Since I don't have Audition yet, I can't tell you the specifics, but I can do this in Soundbooth, so it should be a no brainer in Audition (or Sound Forge, or just about any decent audio package).
It's called "sampling the noise floor". Find a spot where the talent isn't speaking (just bgd noise). Select that. There should be a command to sample that noise (noise print in Soundbooth, I think). Once you sample the noise, there should be a command to remove that sample from the whole clip. Done.
What Joseph says works great for a low hum or buzz, but for a crowd sound, I would expect it would not be acceptable. Once you remove the sound of the crowd, most of the sound of the speaker will be gone as well, leaving you with a very metallic, hollow-sounding voice. Of course you can try it, but I wouldn't expect miracles.
In Audition it's under "Effect", then "Noise Reduction". As Joseph says, you first select an area of JUST the noise you want removed and select "Set Noise Print", then go to the "Remove Noise" (or whatever it's called) function.
I think Rob has a good point here. With a low hum or buzz, you're dealing with a fairly limited chunk of the sound spectrum, and with crowd noise, you may be getting parts of the noise which are in the same range as the speaker's voice. The good news is that he has a deep, resonant voice, so he sounds a bit stronger in the bass end than most of the background voices.
Try both, since they are very quick to accomplish, and let us know your results.
It's going to be a bit more difficult, but one approach would be to use a combination of expansion and compression. I downloaded the audio and took a quick shot at it.
Here's what I did:
1. Normalized the file to -9 (so I had some headroom to work with)
2. Used the Dynamics Processing plugin in Audition 3 to setup an expander and a compressor
a. The expander was set with a ratio of 3:1 for anything above -17.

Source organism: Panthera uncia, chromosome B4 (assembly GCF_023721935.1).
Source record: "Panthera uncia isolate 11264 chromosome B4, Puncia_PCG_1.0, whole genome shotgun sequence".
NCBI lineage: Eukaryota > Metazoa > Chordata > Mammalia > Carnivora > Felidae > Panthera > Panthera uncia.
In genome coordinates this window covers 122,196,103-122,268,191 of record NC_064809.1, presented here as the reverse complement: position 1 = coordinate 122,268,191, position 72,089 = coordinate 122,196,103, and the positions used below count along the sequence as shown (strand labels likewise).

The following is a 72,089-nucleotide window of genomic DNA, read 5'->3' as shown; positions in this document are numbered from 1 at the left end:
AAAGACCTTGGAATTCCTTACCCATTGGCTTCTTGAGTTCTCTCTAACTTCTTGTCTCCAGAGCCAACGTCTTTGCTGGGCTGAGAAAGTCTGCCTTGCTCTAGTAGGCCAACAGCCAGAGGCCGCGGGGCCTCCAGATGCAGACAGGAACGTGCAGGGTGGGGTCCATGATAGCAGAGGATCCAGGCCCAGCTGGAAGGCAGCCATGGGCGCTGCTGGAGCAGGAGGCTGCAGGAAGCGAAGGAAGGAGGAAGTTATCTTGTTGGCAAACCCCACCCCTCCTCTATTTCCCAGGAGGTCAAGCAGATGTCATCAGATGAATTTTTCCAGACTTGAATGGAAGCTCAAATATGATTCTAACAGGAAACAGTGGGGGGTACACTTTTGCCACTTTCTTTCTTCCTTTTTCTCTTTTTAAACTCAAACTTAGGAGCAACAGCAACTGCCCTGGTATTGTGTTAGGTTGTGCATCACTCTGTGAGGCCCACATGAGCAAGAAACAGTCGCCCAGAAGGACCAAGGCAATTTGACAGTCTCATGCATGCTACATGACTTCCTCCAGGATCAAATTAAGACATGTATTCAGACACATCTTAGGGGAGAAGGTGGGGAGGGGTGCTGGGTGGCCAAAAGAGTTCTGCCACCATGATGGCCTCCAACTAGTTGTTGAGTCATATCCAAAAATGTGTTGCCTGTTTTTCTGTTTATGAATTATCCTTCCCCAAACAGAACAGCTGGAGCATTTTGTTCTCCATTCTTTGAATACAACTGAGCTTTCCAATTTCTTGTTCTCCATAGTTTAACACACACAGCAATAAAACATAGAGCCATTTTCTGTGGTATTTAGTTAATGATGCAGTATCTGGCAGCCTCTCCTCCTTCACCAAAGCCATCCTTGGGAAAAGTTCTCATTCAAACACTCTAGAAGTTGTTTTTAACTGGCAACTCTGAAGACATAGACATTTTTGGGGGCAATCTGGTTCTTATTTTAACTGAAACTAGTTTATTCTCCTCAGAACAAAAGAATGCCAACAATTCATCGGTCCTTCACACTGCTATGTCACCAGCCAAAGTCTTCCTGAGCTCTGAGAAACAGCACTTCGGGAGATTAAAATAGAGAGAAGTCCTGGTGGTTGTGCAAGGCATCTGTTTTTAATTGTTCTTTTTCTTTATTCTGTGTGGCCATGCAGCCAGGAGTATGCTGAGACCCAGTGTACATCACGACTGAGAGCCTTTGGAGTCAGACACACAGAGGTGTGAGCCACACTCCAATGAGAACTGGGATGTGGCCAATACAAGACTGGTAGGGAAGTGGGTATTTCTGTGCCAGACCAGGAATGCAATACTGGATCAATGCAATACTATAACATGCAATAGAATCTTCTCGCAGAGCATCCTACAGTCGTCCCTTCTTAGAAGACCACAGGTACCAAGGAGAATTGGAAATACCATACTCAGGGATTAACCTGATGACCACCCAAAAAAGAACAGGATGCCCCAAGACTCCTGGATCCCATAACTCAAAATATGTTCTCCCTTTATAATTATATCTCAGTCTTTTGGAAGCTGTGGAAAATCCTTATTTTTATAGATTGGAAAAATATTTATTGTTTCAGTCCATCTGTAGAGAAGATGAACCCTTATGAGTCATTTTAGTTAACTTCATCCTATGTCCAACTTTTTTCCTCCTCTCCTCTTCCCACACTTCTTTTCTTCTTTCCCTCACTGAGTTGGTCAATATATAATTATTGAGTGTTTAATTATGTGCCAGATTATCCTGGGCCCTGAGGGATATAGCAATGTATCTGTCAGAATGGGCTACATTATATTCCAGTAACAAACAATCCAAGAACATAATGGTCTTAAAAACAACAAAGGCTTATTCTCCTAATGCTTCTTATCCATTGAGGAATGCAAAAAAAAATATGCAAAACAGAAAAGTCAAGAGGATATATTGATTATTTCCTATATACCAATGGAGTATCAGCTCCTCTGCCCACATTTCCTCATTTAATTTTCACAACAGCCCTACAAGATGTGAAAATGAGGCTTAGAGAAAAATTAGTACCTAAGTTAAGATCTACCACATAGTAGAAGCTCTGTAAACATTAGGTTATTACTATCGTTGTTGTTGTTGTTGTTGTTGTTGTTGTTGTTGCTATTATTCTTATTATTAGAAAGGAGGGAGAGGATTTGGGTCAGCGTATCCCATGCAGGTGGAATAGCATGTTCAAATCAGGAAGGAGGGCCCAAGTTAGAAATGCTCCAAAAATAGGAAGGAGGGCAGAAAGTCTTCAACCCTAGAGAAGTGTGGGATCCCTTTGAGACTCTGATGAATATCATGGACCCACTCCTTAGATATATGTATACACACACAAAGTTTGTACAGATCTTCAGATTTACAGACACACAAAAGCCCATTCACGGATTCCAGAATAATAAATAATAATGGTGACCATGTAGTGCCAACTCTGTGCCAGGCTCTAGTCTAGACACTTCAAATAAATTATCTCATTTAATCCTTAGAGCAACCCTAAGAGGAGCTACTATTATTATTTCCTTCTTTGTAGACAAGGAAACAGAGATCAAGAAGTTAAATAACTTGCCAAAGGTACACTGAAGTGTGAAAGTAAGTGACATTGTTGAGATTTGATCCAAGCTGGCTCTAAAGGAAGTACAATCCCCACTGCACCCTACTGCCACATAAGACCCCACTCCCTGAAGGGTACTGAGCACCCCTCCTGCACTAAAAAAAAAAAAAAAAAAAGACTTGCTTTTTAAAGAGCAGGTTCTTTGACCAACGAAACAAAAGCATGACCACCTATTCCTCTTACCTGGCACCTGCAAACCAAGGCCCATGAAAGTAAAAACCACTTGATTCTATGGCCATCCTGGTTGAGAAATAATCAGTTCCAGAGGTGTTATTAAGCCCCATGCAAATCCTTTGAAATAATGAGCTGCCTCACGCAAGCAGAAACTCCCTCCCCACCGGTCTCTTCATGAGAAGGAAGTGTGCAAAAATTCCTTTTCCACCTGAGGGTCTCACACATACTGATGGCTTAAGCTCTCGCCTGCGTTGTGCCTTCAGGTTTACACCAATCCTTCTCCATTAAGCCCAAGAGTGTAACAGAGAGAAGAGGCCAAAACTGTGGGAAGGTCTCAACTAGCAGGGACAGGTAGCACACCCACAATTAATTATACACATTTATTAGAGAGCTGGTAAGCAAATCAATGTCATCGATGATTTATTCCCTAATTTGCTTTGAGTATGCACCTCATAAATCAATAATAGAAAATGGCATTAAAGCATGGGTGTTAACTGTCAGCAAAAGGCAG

b. The compressor was set with a ratio of 2:1 for anything below -20.
The initial file (after normalization) and the end result are posted on soundcloud - http://snd.sc/pYiZp5
The example is pretty "pumpy" so the attack and release characteristics are obviously off, and I'm sure the thresholds for both the compressor and expander aren't dialed in either.
@Jesse, The process you described seems like it work well for getting the speaker's "silence" quieter, but still leaves all the noise with the voice of the speaker. As I understand Justin's problem, he wants to separate the speaker's voice from the noise. Expansion and compression would not actually accomplish this.
@Rob n Joseph, I agree that a crowd noise would need more finesse and tlc to get it to sound good, but I'm not so sure the crowd noise itself would be the problem. In my experience, ANY noise that is too loud leaves the voice sounding metallic and thin. Even room noise and hum.
The key is not the spectrum so much as pattern. Noise reduction works not my removing only selected frequencies (anyone could easily select a frequency and reduce it or delete it), but by analyzing a frequency pattern and removing only what matches that pattern. That is why a voice can be preserved when removing a generic room hiss.
When applied to a crowd noise, depending on the crowd size, the frequencies will likely be all over the spectrum. However, the pattern (or in this case the muddle) may be able to be isolated and removed. Again, it will take some work, but play around with it and let us know what happens!
@Rob, I knew a large family of Neidigs in Indiana. Do you have family there?
I don't know of any relatives in Indiana, though the Neidig name is rare enough that it's certainly possible there's a connection somewhere. My Neidig relatives were in New Jersey and Pennsylvania (after coming from Germany, that is). I grew up in Kentucky, then lived in the Chicago area through high school and college, so we've got Indiana almost surrounded, but I don't know of a direct connection there.